Monish Waghela, a 17-year-old boy, describes the nightmare he had gone through during the time he cleaned public toilets on a temporary basis during Wari, a cultural and religious festival. It takes place in Pandharpur, which is 350 kms away from Mumbai. Over 15 lakh devotees visit the pilgrimage centre during those 15-20 days.
Monish, says “I was having difficulty breathing throughout 13 days while cleaning human waste on the first floor of Darshan Mandap that is outside the Vithal Temple. The contractor who hired me did not provide any equipment like a facemask, gloves or boots and I had to clean 7-10 toilets, 3-4 times a day, for 13 days.” Unaware that he should not have been hired as labour and also not to be told to clean human waste that is banned under The Prohibition of Employment as Manual Scavengers and their Rehabilitation Act 2013 or M.S. Act 2013, Monish, is now just waiting for ₹3,900 for the work he had done.
“He was later admitted to a hospital due to fever and cold. We had to spend over ₹1,000 for two days in a hospital,” says Vatsala, his grandmother, who was also sweeper with Pandharpur Municipal Council. She says after the death of her son, her eldest grandson Monish keeps taking up odd jobs to support the family of her four grandkids and daughter-in-law.
“15 lakh devotees visited Pandharpur during those 15 days. Beside 30,000 devotees visiting the town on weekends, festivals and so on. Overall one crore devotees visit Padharpur every year. This year we have availed 5,732 public toilets that include 4,339 permanent and remaining 1,393 mobile toilets. For that, we have hired 937 labours in addition to our permanent staff of 353 to clean the city. Cleaning includes sweeping city and also cleaning toilets,” Dr Sangram Gaikwad, head of Health Department of Pandharpur Municipal Council. He said, “We have procured face masks, gumboots, gloves to each and every labour.”
But sweepers who were employed to clean toilets have a different story to tell. Dipak Goel, a 19 years old school dropout and a resident of Gujarat Colony, had also cleaned human waste at the first floor of Darshan Mandap for 13 days. He said, “Without equipment, I had to clean toilets that included human waste.” Pawan Solanki, 17 years old, was also another boy employed for the same work during Wari.
Guru Dodiya, a sweeper with Pandharpur Municipal Council on a permanent basis, and a social worker said, “the council claims that there are no manual scavengers. But the ground reality is in contrast to it. They call us a sweeper or cleaner or safai karmachari. But what we do is cleaning human waste at public toilets unlike earlier when we would do it at open spaces.”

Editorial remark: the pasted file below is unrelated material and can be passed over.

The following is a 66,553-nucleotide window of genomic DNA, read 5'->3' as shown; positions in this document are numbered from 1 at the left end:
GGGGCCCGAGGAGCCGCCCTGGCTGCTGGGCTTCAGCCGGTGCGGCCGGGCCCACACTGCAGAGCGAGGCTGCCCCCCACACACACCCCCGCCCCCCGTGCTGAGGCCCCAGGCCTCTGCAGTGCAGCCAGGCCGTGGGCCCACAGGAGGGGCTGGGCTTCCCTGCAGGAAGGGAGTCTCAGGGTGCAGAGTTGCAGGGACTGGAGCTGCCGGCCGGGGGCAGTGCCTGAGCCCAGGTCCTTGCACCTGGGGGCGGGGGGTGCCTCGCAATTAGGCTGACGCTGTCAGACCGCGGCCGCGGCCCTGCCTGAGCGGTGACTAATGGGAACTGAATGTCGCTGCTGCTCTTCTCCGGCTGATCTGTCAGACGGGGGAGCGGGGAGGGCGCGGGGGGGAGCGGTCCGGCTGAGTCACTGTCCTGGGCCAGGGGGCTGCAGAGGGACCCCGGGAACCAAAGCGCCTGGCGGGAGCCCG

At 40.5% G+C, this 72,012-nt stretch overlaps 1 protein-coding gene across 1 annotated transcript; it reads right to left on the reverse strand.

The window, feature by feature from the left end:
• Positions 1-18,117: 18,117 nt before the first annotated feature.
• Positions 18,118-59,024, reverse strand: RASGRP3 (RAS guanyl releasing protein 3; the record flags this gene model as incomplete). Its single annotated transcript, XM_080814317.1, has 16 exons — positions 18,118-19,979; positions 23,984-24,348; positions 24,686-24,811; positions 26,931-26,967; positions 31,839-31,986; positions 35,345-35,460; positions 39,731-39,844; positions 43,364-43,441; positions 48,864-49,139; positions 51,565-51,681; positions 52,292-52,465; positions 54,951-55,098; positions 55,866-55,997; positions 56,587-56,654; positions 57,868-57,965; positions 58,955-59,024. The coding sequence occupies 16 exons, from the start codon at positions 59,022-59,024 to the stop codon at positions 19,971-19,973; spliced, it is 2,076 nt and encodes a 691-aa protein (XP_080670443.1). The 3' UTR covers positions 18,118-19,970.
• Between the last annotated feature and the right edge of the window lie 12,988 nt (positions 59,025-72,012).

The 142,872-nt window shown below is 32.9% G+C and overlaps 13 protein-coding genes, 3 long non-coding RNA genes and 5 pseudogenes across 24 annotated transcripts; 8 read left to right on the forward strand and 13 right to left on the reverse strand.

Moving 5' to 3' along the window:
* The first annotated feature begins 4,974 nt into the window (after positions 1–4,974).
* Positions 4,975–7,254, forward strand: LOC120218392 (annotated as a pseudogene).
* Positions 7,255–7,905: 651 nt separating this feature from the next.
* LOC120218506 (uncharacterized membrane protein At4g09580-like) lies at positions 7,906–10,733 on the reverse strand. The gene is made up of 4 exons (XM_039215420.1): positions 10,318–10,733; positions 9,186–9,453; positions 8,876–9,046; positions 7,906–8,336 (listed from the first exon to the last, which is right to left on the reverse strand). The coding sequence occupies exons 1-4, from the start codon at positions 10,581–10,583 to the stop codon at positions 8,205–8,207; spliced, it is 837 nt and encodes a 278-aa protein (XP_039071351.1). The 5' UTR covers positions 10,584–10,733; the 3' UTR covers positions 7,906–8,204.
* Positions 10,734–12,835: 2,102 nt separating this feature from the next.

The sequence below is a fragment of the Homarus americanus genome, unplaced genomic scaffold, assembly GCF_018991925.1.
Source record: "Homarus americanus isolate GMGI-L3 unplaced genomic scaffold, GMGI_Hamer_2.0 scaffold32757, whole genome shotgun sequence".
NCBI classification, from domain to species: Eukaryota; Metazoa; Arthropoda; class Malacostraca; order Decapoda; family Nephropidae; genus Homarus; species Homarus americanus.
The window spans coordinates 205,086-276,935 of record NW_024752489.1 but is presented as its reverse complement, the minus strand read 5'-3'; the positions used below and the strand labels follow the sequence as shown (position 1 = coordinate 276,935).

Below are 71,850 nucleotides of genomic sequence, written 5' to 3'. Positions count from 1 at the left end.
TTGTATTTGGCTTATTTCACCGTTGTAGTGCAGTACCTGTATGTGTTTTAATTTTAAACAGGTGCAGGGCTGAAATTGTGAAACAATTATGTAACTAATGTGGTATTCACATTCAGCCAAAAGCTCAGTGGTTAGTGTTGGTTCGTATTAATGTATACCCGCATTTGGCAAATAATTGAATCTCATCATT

He added, “Due to extreme load at the permanently built public toilets on 65 acres beyond the river, manholes and chambers get overflowed. Human waste starts flowing on the road and can move towards the river. To avoid that, all sweepers- permanent and temporary, have to get down into drainage lines connected to public toilets. This overflow happens 8-10 times a day for 15 days of Wari.”
He added, “This gumboot and mask have become a photo opportunity for the council. It floats tenders of a crore or more, and they click photos with all equipment. But most of the sweepers don’t get a single equipment.”
Pawan Solanki, 17, is another sweeper who was hired temporarily. He said, “Nobody uses public toilets properly, and human waste is spread in toilets and around toilets. Who cleans it? We do that. The council claims that we have availed toilets, but that doesn’t mean manual scavenging has become a thing of the past. It is still a reality for us.”
Dodiya added, “We have three well-educated boys, and they have studied MA, BA. But the PMC employed them as sweepers. When we asked why don’t they hire these educated boys as clerks or peons, they answer who will clean the city then?”
Pradip More of Campaign against Manual Scavenging, said, “We carried out a survey this year during Wari and found out 306 women were temporarily hired to clean toilets and areas around the toilets. Local Mehtar community that has been doing this work for generations has become aware of their rights, and hence many of them tend to deny that work. Hence the council through contractors had hired women from nearby blocks who were in need of money. But the council or contractor didn’t provide basic facilities to them.”
Dilip Hathibed, member of Safai Karmachari Commission at the national level, said, “Manual scavenging is the crime under MS Act. We will do enquiry. If people have videos and photos, then they can come forward to give them to us. If anybody is found guilty, we will recommend punishment under the act. That can be officials from the Municipal Council.”